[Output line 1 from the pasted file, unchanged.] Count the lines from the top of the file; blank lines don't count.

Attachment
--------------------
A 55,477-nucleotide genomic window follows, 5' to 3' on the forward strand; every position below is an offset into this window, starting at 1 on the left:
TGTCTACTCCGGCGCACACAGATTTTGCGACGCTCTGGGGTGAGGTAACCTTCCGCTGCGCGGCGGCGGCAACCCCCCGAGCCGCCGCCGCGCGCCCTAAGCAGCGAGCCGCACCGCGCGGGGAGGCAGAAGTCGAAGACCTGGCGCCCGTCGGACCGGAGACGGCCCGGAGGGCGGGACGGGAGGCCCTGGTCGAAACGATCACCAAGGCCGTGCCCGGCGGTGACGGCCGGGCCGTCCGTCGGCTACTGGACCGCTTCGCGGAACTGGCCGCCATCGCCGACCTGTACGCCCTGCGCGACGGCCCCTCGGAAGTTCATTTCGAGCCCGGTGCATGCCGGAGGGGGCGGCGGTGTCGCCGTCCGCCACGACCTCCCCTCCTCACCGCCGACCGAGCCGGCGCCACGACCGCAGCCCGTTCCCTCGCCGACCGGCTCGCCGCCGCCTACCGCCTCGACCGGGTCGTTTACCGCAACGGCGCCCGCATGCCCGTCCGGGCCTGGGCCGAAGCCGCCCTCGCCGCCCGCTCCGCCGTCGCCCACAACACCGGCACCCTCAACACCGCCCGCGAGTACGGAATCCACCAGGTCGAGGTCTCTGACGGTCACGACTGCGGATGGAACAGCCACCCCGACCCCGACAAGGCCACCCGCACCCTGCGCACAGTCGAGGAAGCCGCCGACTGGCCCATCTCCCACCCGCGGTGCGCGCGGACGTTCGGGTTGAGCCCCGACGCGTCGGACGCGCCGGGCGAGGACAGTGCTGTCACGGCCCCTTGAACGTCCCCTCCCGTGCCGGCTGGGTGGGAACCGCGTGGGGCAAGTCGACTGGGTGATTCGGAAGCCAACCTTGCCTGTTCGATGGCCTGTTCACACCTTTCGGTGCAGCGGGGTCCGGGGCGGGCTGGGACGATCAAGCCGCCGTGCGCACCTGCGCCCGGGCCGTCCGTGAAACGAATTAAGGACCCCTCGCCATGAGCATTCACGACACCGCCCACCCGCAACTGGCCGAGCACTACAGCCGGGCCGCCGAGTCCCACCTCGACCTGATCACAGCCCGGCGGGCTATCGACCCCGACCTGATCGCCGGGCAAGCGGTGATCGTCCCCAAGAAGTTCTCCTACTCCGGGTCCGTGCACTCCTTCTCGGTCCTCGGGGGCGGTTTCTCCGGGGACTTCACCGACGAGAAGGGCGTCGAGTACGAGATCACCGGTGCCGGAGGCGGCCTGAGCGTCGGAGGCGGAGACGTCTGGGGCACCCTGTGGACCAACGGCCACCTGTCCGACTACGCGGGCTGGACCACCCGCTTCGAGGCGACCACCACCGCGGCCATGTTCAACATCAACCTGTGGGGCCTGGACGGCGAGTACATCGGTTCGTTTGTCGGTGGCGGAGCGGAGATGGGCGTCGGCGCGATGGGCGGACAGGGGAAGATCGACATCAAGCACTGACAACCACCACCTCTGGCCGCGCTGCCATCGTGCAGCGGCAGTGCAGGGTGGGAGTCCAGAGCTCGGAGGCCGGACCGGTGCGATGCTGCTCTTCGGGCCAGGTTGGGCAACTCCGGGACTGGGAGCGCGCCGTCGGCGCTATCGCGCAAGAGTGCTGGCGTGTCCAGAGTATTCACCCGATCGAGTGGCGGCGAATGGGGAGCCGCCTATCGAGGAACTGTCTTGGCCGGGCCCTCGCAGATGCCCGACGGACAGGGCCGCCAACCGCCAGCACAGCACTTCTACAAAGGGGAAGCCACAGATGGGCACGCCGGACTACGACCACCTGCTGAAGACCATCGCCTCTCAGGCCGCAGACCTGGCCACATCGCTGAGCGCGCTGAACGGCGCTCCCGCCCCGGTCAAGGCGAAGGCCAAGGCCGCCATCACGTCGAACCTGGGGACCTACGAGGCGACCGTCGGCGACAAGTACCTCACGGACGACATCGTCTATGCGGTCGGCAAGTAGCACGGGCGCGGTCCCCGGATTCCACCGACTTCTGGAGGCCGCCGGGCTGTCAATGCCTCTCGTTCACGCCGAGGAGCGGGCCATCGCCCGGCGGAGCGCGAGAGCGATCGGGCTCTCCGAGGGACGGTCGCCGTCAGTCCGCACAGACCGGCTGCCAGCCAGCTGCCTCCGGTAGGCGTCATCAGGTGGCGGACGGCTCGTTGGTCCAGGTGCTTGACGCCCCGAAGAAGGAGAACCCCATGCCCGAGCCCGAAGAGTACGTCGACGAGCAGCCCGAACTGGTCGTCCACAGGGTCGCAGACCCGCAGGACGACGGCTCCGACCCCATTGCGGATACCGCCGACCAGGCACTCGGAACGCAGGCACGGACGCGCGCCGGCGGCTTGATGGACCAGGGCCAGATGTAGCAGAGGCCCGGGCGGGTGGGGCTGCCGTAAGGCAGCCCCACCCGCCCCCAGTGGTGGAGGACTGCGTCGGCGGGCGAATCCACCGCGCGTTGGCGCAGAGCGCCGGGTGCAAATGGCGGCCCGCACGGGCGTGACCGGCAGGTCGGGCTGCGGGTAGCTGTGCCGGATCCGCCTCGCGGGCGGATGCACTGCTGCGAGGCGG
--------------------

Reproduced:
A 55,477-nucleotide genomic window follows, 5' to 3' on the forward strand; every position below is an offset into this window, starting at 1 on the left: